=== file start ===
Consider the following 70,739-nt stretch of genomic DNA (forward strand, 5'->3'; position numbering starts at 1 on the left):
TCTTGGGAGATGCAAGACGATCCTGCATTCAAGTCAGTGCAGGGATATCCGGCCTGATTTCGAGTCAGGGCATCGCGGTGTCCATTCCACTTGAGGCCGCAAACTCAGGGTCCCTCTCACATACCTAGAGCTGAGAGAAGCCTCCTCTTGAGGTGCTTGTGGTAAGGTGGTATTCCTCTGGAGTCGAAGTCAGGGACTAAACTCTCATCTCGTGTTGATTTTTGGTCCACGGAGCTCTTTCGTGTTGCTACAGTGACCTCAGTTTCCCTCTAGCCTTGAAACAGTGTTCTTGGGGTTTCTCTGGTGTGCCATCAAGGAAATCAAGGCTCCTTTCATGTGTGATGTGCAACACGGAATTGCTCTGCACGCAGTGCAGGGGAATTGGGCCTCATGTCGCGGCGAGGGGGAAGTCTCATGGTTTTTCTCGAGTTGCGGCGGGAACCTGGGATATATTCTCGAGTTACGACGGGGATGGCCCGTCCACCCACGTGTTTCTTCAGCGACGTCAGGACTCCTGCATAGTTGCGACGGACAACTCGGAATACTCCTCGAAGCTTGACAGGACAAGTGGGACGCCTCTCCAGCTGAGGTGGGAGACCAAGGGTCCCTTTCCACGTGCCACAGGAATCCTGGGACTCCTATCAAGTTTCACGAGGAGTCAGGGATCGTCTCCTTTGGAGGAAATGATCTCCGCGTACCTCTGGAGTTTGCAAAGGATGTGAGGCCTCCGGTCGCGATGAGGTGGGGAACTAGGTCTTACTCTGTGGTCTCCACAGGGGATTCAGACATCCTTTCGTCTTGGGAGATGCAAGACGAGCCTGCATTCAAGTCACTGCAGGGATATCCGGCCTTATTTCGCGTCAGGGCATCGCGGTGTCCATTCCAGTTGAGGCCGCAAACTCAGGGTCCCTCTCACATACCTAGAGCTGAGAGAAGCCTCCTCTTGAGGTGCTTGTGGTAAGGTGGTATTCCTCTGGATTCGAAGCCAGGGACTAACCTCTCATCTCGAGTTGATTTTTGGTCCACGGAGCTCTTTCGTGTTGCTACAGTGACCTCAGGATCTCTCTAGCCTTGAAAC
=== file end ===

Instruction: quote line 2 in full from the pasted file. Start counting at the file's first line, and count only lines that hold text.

TCTTGGGAGATGCAAGACGATCCTGCATTCAAGTCAGTGCAGGGATATCCGGCCTGATTTCGAGTCAGGGCATCGCGGTGTCCATTCCACTTGAGGCCGCAAACTCAGGGTCCCTCTCACATACCTAGAGCTGAGAGAAGCCTCCTCTTGAGGTGCTTGTGGTAAGGTGGTATTCCTCTGGAGTCGAAGTCAGGGACTAAACTCTCATCTCGTGTTGATTTTTGGTCCACGGAGCTCTTTCGTGTTGCTACAGTGACCTCAGTTTCCCTCTAGCCTTGAAACAGTGTTCTTGGGGTTTCTCTGGTGTGCCATCAAGGAAATCAAGGCTCCTTTCATGTGTGATGTGCAACACGGAATTGCTCTGCACGCAGTGCAGGGGAATTGGGCCTCATGTCGCGGCGAGGGGGAAGTCTCATGGTTTTTCTCGAGTTGCGGCGGGAACCTGGGATATATTCTCGAGTTACGACGGGGATGGCCCGTCCACCCACGTGTTTCTTCAGCGACGTCAGGACTCCTGCATAGTTGCGACGGACAACTCGGAATACTCCTCGAAGCTTGACAGGACAAGTGGGACGCCTCTCCAGCTGAGGTGGGAGACCAAGGGTCCCTTTCCACGTGCCACAGGAATCCTGGGACTCCTATCAAGTTTCACGAGGAGTCAGGGATCGTCTCCTTTGGAGGAAATGATCTCCGCGTACCTCTGGAGTTTGCAAAGGATGTGAGGCCTCCGGTCGCGATGAGGTGGGGAACTAGGTCTTACTCTGTGGTCTCCACAGGGGATTCAGACATCCTTTCGTCTTGGGAGATGCAAGACGAGCCTGCATTCAAGTCACTGCAGGGATATCCGGCCTTATTTCGCGTCAGGGCATCGCGGTGTCCATTCCAGTTGAGGCCGCAAACTCAGGGTCCCTCTCACATACCTAGAGCTGAGAGAAGCCTCCTCTTGAGGTGCTTGTGGTAAGGTGGTATTCCTCTGGATTCGAAGCCAGGGACTAACCTCTCATCTCGAGTTGATTTTTGGTCCACGGAGCTCTTTCGTGTTGCTACAGTGACCTCAGGATCTCTCTAGCCTTGAAAC